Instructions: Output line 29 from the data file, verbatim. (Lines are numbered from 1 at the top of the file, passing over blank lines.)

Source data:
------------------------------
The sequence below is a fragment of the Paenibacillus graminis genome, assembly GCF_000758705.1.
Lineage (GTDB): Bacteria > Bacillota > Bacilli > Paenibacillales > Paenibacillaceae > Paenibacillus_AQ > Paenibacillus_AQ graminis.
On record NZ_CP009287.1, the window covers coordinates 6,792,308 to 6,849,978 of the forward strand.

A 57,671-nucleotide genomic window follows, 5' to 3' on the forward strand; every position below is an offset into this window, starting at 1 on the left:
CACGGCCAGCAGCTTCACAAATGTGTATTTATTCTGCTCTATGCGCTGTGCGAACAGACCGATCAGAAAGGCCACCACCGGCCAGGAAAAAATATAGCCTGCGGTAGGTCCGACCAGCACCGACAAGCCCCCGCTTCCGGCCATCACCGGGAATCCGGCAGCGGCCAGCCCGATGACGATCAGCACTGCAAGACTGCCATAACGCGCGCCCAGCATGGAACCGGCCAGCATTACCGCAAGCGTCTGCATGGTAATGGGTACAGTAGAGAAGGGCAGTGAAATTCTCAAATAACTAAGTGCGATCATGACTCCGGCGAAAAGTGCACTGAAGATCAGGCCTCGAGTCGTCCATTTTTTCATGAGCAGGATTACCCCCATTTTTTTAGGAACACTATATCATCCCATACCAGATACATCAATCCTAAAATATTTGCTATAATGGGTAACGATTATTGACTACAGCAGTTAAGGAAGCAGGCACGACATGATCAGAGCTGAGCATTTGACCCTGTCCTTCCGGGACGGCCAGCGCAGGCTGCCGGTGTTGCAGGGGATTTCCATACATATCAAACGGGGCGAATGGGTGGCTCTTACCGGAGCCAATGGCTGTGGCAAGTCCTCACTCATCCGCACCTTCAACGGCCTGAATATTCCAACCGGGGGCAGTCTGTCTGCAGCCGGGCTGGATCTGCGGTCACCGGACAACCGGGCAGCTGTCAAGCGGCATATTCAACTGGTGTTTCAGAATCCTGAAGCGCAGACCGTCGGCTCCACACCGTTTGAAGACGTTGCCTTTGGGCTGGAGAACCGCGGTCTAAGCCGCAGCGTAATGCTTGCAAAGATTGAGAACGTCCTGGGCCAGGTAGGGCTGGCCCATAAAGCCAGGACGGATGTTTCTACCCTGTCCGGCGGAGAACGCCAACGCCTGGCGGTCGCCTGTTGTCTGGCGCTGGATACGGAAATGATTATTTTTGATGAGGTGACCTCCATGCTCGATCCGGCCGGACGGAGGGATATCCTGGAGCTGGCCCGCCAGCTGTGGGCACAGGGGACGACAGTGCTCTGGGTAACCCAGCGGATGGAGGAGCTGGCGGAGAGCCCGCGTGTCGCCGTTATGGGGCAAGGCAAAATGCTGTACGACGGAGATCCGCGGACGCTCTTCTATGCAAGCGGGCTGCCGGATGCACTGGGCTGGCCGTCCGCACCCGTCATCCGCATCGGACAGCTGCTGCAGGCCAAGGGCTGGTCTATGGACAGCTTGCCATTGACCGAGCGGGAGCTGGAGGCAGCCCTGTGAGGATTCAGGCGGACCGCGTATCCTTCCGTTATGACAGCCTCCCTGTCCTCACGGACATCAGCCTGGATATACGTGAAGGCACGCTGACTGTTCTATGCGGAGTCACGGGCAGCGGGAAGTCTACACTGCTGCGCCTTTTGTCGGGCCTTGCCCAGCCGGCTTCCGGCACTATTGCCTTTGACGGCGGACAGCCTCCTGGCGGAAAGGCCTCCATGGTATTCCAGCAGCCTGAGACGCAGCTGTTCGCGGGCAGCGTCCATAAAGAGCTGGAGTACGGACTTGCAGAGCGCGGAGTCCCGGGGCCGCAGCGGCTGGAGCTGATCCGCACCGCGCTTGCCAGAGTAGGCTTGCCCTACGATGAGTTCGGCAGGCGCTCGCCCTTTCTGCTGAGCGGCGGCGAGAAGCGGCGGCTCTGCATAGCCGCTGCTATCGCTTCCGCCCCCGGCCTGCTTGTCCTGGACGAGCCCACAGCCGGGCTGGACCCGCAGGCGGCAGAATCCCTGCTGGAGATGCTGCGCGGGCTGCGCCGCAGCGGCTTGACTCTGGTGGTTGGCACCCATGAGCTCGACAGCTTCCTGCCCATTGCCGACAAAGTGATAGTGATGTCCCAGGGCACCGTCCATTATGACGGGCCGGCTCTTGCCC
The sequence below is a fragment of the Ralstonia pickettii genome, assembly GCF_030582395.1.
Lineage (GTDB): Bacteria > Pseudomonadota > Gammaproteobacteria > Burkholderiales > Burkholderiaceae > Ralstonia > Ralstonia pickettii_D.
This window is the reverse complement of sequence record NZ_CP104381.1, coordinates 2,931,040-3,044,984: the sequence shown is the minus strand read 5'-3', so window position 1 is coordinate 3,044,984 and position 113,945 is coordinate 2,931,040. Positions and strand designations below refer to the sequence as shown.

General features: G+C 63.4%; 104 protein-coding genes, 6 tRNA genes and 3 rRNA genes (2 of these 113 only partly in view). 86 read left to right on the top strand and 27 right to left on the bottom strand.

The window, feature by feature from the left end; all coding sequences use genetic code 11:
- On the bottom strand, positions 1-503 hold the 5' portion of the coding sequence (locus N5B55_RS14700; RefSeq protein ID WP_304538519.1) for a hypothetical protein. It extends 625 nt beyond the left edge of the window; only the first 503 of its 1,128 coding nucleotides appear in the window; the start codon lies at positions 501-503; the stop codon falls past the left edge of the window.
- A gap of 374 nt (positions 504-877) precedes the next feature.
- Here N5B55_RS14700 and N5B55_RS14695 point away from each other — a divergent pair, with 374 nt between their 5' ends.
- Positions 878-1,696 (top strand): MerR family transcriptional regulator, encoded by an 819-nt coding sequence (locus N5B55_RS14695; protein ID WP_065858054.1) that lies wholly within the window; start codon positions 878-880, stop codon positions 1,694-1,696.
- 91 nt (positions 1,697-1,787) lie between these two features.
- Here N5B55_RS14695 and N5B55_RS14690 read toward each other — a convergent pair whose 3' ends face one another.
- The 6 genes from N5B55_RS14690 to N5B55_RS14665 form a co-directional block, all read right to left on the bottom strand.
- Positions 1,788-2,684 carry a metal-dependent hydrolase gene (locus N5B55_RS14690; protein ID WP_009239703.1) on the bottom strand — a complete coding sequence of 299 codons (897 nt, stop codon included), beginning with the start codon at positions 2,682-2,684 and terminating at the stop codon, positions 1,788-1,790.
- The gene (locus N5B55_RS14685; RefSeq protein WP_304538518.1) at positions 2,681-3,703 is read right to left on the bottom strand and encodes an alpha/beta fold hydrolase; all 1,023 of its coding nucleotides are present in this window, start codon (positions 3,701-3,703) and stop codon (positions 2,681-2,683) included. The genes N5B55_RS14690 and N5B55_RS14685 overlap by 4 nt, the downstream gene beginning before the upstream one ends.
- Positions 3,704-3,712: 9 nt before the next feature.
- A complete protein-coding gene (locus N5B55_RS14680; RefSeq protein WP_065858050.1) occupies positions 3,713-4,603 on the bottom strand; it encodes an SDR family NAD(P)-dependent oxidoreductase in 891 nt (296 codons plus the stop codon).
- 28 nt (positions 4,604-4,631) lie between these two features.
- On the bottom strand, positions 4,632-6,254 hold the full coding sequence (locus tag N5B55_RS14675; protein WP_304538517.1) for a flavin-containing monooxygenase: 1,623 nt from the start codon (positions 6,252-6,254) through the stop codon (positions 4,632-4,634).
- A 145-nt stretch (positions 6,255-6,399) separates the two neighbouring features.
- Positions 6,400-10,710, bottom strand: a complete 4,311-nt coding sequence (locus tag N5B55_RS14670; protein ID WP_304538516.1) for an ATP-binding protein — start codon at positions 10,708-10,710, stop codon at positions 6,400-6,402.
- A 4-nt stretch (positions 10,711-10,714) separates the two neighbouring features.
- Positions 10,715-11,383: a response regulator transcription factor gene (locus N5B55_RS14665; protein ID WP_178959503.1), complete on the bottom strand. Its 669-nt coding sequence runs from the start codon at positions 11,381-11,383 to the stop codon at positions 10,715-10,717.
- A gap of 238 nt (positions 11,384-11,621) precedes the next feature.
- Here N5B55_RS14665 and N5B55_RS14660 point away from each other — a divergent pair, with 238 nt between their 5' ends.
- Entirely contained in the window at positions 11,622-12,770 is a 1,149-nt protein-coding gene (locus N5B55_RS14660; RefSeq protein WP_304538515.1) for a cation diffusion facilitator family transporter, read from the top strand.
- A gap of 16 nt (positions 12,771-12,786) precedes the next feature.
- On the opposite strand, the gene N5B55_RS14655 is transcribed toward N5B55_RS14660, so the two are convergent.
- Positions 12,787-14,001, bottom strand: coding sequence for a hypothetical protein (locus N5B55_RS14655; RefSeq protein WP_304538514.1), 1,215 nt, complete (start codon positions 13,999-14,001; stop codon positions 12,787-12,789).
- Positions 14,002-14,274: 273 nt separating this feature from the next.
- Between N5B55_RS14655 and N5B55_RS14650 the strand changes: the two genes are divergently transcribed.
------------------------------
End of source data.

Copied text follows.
- Here N5B55_RS14665 and N5B55_RS14660 point away from each other — a divergent pair, with 238 nt between their 5' ends.